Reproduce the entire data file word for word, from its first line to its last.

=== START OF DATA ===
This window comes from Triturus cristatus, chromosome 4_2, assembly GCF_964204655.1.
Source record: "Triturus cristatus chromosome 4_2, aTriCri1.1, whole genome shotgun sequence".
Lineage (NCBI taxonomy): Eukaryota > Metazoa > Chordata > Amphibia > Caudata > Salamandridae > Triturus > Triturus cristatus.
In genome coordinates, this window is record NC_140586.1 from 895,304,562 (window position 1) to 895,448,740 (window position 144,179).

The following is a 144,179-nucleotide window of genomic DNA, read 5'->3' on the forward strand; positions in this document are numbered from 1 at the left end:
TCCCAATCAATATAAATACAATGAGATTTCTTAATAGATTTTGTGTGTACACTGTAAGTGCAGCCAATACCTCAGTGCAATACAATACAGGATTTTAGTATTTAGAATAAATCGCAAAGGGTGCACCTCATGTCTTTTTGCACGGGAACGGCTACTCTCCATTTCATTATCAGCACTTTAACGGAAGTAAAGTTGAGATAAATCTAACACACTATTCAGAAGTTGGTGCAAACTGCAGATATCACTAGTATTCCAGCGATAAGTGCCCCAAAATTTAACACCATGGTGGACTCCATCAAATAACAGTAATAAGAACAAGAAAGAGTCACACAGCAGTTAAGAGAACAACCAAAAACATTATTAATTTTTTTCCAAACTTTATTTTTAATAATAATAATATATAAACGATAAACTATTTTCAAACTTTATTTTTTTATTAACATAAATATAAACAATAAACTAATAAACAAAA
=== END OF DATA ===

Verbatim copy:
This window comes from Triturus cristatus, chromosome 4_2, assembly GCF_964204655.1.
Source record: "Triturus cristatus chromosome 4_2, aTriCri1.1, whole genome shotgun sequence".
Lineage (NCBI taxonomy): Eukaryota > Metazoa > Chordata > Amphibia > Caudata > Salamandridae > Triturus > Triturus cristatus.
In genome coordinates, this window is record NC_140586.1 from 895,304,562 (window position 1) to 895,448,740 (window position 144,179).

The following is a 144,179-nucleotide window of genomic DNA, read 5'->3' on the forward strand; positions in this document are numbered from 1 at the left end:
TCCCAATCAATATAAATACAATGAGATTTCTTAATAGATTTTGTGTGTACACTGTAAGTGCAGCCAATACCTCAGTGCAATACAATACAGGATTTTAGTATTTAGAATAAATCGCAAAGGGTGCACCTCATGTCTTTTTGCACGGGAACGGCTACTCTCCATTTCATTATCAGCACTTTAACGGAAGTAAAGTTGAGATAAATCTAACACACTATTCAGAAGTTGGTGCAAACTGCAGATATCACTAGTATTCCAGCGATAAGTGCCCCAAAATTTAACACCATGGTGGACTCCATCAAATAACAGTAATAAGAACAAGAAAGAGTCACACAGCAGTTAAGAGAACAACCAAAAACATTATTAATTTTTTTCCAAACTTTATTTTTAATAATAATAATATATAAACGATAAACTATTTTCAAACTTTATTTTTTTATTAACATAAATATAAACAATAAACTAATAAACAAAA